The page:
This 360-degree panorama of Delhi spans nearly five metres. It was produced by the Indian artist Mazhar Ali Khan, possibly for Sir Thomas Metcalfe (1795–1853) of the East India Company. Khan’s panorama is particularly important as a picture of the city before much of it was demolished in the Siege of Delhi (1857).
From a vantage point on top of Lahore Gate, the panorama proceeds from the left in a clockwise direction. The first three sheets show buildings of the Red Fort, residence of the Mughal Emperors for nearly 200 years. The fourth sheet is focussed on the Jama Masjid (mosque) and the fifth on Chandni Chowk market. Each building is labelled and corresponds to Persian and transliterated Urdu inscriptions written below the panorama.
Mazher Ali Khan belonged to a family of Mughal court painters, and was primarily an architectural draughtsman.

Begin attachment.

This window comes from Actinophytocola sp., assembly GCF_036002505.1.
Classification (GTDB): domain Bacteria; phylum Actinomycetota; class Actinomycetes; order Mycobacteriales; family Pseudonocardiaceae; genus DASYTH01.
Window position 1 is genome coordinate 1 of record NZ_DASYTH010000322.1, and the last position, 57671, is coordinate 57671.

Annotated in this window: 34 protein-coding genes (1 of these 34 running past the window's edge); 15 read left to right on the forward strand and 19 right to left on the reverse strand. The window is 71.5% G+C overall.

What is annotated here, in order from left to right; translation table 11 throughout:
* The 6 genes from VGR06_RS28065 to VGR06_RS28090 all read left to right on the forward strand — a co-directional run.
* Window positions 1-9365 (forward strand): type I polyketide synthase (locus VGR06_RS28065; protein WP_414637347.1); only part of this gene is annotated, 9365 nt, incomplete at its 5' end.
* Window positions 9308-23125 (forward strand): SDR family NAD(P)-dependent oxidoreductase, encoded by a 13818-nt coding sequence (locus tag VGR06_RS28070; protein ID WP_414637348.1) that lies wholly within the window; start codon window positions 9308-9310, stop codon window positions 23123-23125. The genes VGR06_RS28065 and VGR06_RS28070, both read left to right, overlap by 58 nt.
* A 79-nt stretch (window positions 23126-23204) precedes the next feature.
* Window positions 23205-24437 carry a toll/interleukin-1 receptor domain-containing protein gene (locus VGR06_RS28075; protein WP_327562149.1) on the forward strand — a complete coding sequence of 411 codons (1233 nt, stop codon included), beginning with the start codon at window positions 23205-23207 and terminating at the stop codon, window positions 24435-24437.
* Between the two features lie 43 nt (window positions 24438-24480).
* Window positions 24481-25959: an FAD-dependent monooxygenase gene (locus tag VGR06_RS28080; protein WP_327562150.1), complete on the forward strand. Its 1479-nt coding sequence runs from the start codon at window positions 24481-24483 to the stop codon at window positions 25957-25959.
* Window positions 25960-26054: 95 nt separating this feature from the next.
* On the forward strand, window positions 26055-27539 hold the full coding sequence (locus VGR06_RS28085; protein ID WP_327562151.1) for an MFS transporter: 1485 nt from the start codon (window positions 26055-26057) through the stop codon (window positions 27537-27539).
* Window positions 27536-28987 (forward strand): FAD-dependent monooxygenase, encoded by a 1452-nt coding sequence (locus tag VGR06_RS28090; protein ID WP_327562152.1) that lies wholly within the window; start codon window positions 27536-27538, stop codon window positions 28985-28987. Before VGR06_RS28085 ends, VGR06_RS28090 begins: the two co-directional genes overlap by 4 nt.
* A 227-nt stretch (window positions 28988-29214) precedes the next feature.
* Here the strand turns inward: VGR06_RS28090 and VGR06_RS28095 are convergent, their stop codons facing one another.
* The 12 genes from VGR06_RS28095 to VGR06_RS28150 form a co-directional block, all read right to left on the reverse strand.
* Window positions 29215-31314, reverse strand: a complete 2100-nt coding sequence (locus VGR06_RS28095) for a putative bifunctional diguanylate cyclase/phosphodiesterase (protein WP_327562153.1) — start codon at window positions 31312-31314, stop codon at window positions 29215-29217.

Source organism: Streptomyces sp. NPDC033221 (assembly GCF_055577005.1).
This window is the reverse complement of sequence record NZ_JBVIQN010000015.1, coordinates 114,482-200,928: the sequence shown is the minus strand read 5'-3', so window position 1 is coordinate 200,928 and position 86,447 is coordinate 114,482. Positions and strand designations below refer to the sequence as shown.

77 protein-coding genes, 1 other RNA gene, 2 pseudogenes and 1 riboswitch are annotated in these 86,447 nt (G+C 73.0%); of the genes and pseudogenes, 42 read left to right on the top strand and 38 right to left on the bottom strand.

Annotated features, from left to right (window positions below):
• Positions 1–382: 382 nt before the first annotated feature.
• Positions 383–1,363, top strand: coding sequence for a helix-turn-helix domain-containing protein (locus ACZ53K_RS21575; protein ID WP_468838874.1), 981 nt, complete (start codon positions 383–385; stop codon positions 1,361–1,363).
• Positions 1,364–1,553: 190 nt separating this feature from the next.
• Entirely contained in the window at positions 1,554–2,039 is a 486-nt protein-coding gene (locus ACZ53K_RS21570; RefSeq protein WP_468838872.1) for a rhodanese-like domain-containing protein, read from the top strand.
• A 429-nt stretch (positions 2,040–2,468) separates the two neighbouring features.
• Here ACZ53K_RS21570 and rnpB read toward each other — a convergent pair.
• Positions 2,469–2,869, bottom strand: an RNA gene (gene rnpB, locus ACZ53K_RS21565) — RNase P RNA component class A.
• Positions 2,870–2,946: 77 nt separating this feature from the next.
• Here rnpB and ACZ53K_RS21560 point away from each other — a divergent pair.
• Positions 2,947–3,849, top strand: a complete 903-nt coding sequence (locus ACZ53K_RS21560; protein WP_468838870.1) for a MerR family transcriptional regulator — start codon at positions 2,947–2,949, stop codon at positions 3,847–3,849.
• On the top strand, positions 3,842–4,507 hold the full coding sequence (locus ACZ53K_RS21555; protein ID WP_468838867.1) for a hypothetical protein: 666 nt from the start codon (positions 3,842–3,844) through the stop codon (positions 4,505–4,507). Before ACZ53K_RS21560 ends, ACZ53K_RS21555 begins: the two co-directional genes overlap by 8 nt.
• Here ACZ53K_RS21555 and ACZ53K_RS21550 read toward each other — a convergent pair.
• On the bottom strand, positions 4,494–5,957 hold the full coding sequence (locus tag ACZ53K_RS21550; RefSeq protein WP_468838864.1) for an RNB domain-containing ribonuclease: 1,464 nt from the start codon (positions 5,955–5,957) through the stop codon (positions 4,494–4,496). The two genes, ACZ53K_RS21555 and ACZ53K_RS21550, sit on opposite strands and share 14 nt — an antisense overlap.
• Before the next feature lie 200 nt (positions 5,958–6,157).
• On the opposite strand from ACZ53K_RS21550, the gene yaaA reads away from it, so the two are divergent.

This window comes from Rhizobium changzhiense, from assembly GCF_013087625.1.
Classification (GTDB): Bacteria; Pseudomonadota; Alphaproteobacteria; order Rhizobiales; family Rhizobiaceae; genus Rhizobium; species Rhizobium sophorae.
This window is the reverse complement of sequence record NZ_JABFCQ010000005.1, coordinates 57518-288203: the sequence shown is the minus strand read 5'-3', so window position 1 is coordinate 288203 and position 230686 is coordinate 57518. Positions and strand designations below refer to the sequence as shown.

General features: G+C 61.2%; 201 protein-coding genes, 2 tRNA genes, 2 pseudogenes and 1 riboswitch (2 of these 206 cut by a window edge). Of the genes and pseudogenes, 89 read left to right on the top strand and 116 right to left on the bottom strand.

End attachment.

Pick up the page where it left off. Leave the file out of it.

- Full title:
- A Panorama of Delhi taken from the top of the Lahore Gate of the Red Fort, Delhi
- Watercolour / Bodycolour / View
- Mazhar Ali Khan
- © British Library
- Usage terms
- Creative Commons Attribution Non Commercial licence
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- British Library
- Add. Or. 4126
- Article by:
- Rosie Dias
- Military and maritime
The East India Company produced thousands of views that helped to consolidate its authority over much of south Asia in the 18th and early 19th centuries. Rosie Dias discovers some examples from the British Library's India Office collections.